If I sit around wait for inspiration - shit never get done.

Let me clarify creative work on new or multiple ideas is not easy to turn on and off on command. It tends to take a while to build up the domain knowledge, project specific tools, project specific API to be creative on the project. That's consistent with your emphasis on practicing day in day out.

The example you gave is for the main project you are working on day in day out. Yes, you can easily resume work the next day. What the OP advocating is working on multiple different projects for 30 minutes a day. It's just more difficult to context switch into multiple projects with such a short amount of time.

You're right. Just put in the hours regularly and so much can be done. I think the problem for most, me at least, is the regularly part.

I recently started Project Persist, involving an hour of side-project work per working day. It has gone reasonably well, with some decent strides made, but as soon as priority work emerges, often for days at a time, the side-projects wait again. Solo-founder issue, maybe.

But it's good to see others trying to buckle down, work systematically on creating something of value to all concerned. It's tough. But rewarding results don't come easy, I guess.

Edit: Forgot to mention, I appreciate your blog design. I'm no designer, but that's no ordinary minimalist design to my untrained eye.

Related is a great site I found through HN recently: http://chains.cc. It helps you track doing things daily and allows you to see your progress

That's an absolutely fantastic idea.

I upvoted this, because I think it's definitely a good way to stay focused (and I should be doing a better job of it, too). but the issue with his analogy is that brushing your teeth is fairly routine. you go about it at pretty much the same time every day, and you don't have to think about it.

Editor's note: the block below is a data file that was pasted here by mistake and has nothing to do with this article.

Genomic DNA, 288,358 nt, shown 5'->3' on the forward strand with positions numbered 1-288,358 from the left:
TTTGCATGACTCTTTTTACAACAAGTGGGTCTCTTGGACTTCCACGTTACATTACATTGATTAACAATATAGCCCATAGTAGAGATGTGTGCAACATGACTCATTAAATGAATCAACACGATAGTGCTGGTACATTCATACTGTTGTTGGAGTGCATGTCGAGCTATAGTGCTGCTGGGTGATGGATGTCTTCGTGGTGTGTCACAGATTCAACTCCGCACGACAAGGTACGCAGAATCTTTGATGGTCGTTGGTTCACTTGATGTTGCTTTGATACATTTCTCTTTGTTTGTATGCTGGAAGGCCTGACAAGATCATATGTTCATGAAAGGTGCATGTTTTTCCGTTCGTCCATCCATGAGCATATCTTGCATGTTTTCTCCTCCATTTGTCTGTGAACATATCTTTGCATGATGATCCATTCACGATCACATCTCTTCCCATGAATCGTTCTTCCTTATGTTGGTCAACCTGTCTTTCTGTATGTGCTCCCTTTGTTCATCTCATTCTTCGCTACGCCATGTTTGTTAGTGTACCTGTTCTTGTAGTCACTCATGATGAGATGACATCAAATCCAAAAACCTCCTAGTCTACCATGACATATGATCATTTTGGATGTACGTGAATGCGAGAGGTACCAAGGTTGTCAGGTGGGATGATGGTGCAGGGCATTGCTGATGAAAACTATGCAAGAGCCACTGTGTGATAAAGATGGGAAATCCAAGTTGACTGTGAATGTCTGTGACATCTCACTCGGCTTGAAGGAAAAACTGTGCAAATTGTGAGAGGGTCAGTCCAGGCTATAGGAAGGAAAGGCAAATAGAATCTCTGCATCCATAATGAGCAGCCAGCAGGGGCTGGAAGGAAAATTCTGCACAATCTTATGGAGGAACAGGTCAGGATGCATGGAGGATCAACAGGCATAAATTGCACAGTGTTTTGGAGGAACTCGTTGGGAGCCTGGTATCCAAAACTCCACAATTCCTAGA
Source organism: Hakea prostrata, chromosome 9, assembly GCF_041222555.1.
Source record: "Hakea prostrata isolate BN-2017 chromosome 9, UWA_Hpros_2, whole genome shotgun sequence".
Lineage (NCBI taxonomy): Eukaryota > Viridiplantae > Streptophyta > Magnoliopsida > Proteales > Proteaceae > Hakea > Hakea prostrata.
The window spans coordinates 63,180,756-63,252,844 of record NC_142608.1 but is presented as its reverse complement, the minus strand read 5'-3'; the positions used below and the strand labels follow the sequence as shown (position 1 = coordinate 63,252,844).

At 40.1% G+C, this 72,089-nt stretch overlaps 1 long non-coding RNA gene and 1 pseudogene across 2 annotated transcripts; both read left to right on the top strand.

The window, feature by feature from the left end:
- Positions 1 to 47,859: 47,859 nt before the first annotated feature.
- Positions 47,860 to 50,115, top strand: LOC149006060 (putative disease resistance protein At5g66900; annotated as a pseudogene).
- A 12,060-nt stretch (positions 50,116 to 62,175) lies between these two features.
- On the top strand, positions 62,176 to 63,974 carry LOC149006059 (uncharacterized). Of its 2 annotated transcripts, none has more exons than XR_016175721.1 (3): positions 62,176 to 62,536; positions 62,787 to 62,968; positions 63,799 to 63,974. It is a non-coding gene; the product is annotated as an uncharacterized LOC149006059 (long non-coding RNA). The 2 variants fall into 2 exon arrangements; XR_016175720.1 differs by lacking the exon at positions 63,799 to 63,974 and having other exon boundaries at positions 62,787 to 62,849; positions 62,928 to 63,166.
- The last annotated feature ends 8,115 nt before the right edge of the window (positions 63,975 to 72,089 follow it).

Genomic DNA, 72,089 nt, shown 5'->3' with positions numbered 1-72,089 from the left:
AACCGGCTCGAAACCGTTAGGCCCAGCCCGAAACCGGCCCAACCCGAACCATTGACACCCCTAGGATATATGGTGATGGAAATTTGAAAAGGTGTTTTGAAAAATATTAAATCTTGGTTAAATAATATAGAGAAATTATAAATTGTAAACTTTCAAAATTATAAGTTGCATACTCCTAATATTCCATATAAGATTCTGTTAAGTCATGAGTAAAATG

working on your idea, however, is different each and every day. some days, the challenges are greater. some days you may need more than 30 minutes.

point taken though, and I'll be trying harder to stick to it.

Exactly man - great point on the analogy, your dream project is certainly no routine thing.

Yet you can make it more 'routine'; engraved into your daily schedule. By not approaching the specific challenges, but rather - just the minimum amount of time you have agreed with yourself is appropriate to invest. Anyone can convince themselves to do that much. And the funny thing is - the challenges then seem to work out themselves.

So in the time it takes to brush teeth, take shower, roughly 30 min daily, it is possible to build a dream project, a business?

It takes 15 min to fully focus again on work, which was interrupted by a phone call, colleague question. That's our reality.

I would suggest to spend these 30 min on some physical activity and you'll much happier.

good read. reminds me of this article on staying focused: http://www.informationdiet.com/blog/read/how-to-focus

I tried the equation. It's 113/watts per 30 minutes of idea manifestation. My notes are at http://pastebin.com/MG0z5u6M

Corrections are welcome.

I love this as ultimately it shows what nonsense the equation really is.

I detest people doing "science-y, maths-y" things to try and give credibility to an idea. The idea here is fine, the equation utter bilge.

For me it goes back to hearing Jeff Dachis of Razorfish doing a talk in which he mentions boolean postulates which left me in little doubt that he knew precisely as much about mathematics as you'd expect from someone with a bachelor’s degree in dance.

BTW - On the last line you mention "watts per half hour". This makes no sense here - a watt is a measure of energy over time, watts per half hour would be a measure of energy over time over time, or more neatly change in power.

Helpful post. It highlights how fragile an idea is and how much energy and focus is needed to advance the idea forward. I face this often, and it's helpful to work in a group/team of people. There's something about a team that naturally progresses ideas forward if the leader of the group keeps the idea is discussion.

I found that even 10 minutes are enough if you are oscillating between different ideas all the time.

I have exactly this pattern. I have a bunch of

    @Daily      30m: [Something or other] 
tasks in my todo.txt to make sure that I actually do something on those projects every day.

30 minutes is not efficient at all, it takes time to internalize something complex, and get into "the flow", pg talks about this in his essay about "The Maker's schedule".

Flaws in the equation aside.. pretty inspiration stuff

This is great, and is true for so many things in life.

Brilliant. I am having a tough time focussing on a few of my ideas. Even if I get a good 30 min day, I will be so happy.